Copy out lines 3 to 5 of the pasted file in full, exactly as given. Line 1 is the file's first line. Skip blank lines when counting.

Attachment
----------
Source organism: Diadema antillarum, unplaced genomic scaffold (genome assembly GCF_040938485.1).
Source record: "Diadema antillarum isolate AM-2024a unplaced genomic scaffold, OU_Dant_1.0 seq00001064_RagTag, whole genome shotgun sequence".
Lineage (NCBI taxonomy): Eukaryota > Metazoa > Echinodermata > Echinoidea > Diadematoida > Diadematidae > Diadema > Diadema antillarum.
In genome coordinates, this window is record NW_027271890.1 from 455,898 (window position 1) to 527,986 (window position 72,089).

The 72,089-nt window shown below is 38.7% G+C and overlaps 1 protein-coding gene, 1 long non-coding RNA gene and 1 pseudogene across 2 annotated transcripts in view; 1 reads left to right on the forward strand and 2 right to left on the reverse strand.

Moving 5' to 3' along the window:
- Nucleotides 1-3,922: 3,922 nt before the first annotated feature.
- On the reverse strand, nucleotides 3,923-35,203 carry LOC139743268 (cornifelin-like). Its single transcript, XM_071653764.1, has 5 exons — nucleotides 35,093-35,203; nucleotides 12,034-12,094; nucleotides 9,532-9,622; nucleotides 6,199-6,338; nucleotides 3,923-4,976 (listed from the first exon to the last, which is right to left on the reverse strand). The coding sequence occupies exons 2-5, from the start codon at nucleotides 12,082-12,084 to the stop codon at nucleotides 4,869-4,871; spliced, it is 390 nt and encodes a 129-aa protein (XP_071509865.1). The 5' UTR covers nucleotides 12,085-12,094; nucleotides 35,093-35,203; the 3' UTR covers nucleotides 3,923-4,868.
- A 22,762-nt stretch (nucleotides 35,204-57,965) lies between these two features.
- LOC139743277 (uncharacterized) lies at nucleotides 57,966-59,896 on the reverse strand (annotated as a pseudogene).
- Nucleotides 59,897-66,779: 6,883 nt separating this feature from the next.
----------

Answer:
Lineage (NCBI taxonomy): Eukaryota > Metazoa > Echinodermata > Echinoidea > Diadematoida > Diadematidae > Diadema > Diadema antillarum.
In genome coordinates, this window is record NW_027271890.1 from 455,898 (window position 1) to 527,986 (window position 72,089).

The 72,089-nt window shown below is 38.7% G+C and overlaps 1 protein-coding gene, 1 long non-coding RNA gene and 1 pseudogene across 2 annotated transcripts in view; 1 reads left to right on the forward strand and 2 right to left on the reverse strand.